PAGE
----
Lisa A. Lauxman, Ph.D., Youth Development Director and National Children, Youth and Families at Risk Coordinator, 4-H National Headquarters, USDA National Institute of Food and Agriculture
Cathy L. Martinez, Ph.D., Family, Consumer, & Health Sciences Agent, University of Arizona, Pinal County Cooperative Extension
Darcy Dixon, M.S., County Director, University of Arizona, Santa Cruz Cooperative Extension
Dianne Swanson, Extension Educator, University of Nebraska-Lincoln Extension
March 31, 2010 from 3:00–4:30 p.m. E.T.
Event Registration: To register for this event, please visit http://www.surveymonkey.com/s/8K5YR3X. You will need to register in order to receive information on how to attend the event. Please note that registration for this event will close March 30.
Work Based Learning for Behavioral Health Workers in Rural Areas
March 12, 2010
Melissa Boeckmann, Vice President, Community Health Services
Larry Roberts, Associate Professor of Justice, University of Alaska Fairbanks, Project Investigator and Coordinator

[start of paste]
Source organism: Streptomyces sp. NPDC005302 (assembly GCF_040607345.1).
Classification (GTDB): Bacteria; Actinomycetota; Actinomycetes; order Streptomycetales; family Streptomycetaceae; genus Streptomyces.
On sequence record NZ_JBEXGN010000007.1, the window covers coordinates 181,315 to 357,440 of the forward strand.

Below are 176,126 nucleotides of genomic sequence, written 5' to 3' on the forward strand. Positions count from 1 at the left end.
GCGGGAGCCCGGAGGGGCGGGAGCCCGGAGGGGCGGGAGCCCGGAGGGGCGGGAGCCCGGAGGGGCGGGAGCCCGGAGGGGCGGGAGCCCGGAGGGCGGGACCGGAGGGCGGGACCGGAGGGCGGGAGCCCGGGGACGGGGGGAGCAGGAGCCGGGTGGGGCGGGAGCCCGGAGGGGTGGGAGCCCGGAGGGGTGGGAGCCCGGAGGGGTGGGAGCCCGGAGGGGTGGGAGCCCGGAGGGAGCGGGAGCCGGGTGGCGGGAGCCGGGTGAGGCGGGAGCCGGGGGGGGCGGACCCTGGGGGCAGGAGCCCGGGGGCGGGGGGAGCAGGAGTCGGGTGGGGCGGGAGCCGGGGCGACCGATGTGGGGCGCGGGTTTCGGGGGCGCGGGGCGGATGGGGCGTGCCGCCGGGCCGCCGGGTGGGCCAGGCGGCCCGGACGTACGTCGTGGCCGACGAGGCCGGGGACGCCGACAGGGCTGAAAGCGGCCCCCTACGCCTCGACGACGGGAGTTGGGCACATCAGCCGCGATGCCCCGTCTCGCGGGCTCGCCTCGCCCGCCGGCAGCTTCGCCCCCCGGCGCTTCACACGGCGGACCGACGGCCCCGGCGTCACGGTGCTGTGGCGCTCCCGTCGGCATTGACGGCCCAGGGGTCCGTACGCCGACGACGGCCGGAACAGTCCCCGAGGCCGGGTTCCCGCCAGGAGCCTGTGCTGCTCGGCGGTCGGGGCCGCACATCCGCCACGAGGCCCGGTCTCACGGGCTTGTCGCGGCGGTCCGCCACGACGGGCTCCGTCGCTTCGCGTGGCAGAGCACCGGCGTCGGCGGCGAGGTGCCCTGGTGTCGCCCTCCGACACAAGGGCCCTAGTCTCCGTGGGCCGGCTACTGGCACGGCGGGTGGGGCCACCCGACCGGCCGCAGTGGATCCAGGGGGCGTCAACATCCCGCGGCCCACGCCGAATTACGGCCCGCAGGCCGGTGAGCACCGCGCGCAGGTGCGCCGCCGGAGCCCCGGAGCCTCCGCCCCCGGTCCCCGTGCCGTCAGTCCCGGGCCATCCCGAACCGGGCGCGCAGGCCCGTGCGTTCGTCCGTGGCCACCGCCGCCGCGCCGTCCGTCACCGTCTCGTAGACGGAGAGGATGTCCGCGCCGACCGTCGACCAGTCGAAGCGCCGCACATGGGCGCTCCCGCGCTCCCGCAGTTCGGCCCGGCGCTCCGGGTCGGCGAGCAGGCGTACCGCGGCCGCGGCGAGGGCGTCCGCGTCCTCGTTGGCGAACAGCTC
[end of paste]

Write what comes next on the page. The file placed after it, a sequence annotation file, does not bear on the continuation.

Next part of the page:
Michael Hoge, Consultant, Annapolis Coalition on the Behavioral Health Workforce
Work-based learning (WBL) is an emerging model and collaborative process for attracting, expanding, and preparing a behavioral health workforce that meets the Alaskan mission of “growing our own” health providers in Alaska. Drawing on the success of the Jobs-to-Career WBL initiative, WBL is proving to fill a gap between formal education and informal/non-formal learning experiences by offering a solid, theoretically grounded, field-based authentic learning experience for entry level workers who have designs for professional credentialing and career advancement. This webinar will offer an overview of the history and challenges of recruiting and preparing a culturally attuned workforce that heretofore have had limited access to formal education and training. It will highlight lessons learned in setting up this new career pathway along with the defining elements and collaborating partners for successful systems change and an expanded workforce pool.